Small and local with global view

Techion Group might comprise ''a little team in a tin shed in South Dunedin'' but the animal parasite diagnostics company is making waves internationally.

The company has partnered UK-based supermarket chain Sainsbury's to run a two-year international research and development project, rolling out on-farm technology to manage parasites.

Sainsbury's will support the cost of implementing Techion's technology, the FECPAK (g2) system, both in New Zealand and in the UK.

The project team also includes meat processors Alliance Group (New Zealand), Dunbia, and Randall Parker Foods (UK).

Techion founder Greg Mirams said the collaboration was ''still a bit mind-blowing'', particularly given Sainsbury's backed the small company when it had only a working prototype, and did not have a finished product.

He was confident the project would have a significant effect on farmers' profit and efficiency both in New Zealand and in the UK.

Parasites were the largest influencing factor on animal performance after nutrition, Mr Mirams said.

''The problem of increasing drug resistance by parasites to the drenches designed to kill them means we have to be smarter on how and when we use them, so it's important for farmers to make use of new technologies to make better decisions,'' he said.

Using information generated straight from the paddock, the FECPAK (g2) system gave farmers data to make informed parasite management decisions, increasing farm profits, lamb performance and reducing treatment costs.

They could also choose who received their data and it could be reported as industry monitoring.

Canterbury farmer Tony Plunkett, who has already signed up for the project, believed it was an exciting concept.

''Testing the old way meant there was too much human error and it was taking too long. We're using smart technology much more these days.

''Techion's system is user-friendly and puts accurate information at our fingertips so we can make a decision on the day whether we need to drench or not,'' he said.

With a background in farming and farm management systems, Mr Mirams started Fecpak 20 years ago.

The business was sold to PGG Wrightson in 2006 and he ''bought the ashes back'' in 2010 and Techion Group was formed.

The business was ''tiny'' and core staff numbers ranged from six to eight.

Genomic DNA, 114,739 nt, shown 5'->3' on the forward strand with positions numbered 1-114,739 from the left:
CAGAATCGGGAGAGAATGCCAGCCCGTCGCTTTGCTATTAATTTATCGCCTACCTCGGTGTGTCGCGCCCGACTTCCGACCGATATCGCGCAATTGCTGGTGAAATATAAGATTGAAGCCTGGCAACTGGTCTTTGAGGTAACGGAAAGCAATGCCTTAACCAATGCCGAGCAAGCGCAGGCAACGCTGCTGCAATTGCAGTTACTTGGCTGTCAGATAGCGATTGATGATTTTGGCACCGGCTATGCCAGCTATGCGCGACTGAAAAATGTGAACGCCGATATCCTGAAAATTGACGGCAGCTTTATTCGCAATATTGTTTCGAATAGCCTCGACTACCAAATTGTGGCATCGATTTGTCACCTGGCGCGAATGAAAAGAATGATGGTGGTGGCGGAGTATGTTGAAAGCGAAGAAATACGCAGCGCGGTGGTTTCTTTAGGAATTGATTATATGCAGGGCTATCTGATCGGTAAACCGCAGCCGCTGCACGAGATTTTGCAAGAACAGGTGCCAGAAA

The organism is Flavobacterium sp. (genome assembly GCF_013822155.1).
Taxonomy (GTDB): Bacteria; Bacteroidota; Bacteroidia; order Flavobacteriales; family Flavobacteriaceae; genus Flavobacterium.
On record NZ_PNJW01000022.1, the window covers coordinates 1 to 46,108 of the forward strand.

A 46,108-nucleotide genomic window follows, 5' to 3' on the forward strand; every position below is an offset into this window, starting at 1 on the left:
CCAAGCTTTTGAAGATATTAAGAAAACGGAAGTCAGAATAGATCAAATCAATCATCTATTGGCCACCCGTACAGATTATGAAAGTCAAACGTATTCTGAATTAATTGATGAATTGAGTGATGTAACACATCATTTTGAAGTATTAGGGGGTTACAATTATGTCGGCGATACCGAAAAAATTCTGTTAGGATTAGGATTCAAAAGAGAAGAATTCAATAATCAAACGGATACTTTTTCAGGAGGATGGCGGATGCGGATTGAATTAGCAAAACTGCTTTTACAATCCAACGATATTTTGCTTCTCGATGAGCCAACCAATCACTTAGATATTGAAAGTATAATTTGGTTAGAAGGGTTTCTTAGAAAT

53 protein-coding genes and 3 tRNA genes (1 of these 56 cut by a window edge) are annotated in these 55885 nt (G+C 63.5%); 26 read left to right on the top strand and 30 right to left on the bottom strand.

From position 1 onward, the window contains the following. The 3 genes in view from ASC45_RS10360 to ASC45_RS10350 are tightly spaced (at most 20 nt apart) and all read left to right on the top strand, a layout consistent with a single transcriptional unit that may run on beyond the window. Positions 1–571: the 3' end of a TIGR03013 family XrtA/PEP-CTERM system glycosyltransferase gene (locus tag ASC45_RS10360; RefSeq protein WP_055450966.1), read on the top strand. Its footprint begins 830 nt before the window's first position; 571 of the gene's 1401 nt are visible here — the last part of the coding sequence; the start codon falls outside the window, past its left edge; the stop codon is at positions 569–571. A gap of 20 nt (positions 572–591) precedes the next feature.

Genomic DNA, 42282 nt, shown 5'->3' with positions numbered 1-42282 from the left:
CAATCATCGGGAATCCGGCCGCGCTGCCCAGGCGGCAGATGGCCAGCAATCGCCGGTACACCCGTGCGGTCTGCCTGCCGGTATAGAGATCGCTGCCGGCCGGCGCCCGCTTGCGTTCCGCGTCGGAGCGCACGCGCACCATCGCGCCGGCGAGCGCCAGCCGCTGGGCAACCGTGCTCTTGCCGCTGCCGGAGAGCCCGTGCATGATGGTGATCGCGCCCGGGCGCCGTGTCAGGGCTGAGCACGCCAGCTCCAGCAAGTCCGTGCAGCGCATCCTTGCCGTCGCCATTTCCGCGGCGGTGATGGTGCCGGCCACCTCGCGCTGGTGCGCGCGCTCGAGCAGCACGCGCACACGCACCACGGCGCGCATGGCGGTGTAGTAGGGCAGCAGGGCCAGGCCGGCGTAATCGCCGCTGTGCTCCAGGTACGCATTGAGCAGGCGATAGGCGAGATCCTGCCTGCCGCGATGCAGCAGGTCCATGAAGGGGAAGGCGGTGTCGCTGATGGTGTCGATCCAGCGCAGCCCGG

Because it had been in the industry for 20 years, including working in Europe, it had a lot of networks.

Mr Mirams met Sainsbury's agriculture manager Phil Hambling at the International Sheep Veterinary Congress in Rotorua last year.

A few months later, Mr Hambling asked Techion to apply to Sainsbury's 1.2 million research and development fund, which was open to all its primary produce suppliers.

Two projects were funded in lamb, the other was breeding sheep for resistance to parasites, showing parasite management was clearly a concern for the company, Mr Mirams said.

Although he declined to say how much funding the project was allocated, it was a portion of the 1.2 million.

An operations manager had been employed in Europe and the company was now trying to ''desperately make more product''.

More staff would definitely be taken on but it was important to stay focused and manage the growth, he said.

Although the project was all about sheep, Techion was working on validation of the system for the likes of deer, horses and cattle.

The equine industry alone could be bigger globally than sheep.

Mr Mirams' vision had always been for the company to be the global player in animal diagnostics, particularly parasitism, and there was no reason why it could not achieve that, he said.

The domestic market was very important but the international opportunities were huge.

''It's just one step at a time. Manage the opportunities, get your development right, get the customer experience good and move on from there.

''We need to get farmers on the programme, we want them to take the technology up. We think there's a great future,'' he said.

It was a subscription model and there was a commercial product for veterinary practices and laboratories.

Techion had tended to fly under the radar - ''we just get on and do stuff'' - like many other companies in Dunedin.

Mr Mirams was proud its equipment, from electronics to plastic mouldings, was designed, manufactured and built in the city.

To be in close proximity to those businesses it utilised was very useful, while modern communication enabled the company to be run from Dunedin ''very successfully''.

Techion was also quite closely linked with the University of Otago.

The FECPAK system used a patented particle accumulation technology owned and supplied by Menixis Ltd.

Menixis was founded by Mr Mirams, colleague Dr Stephen Sowerby and the university.

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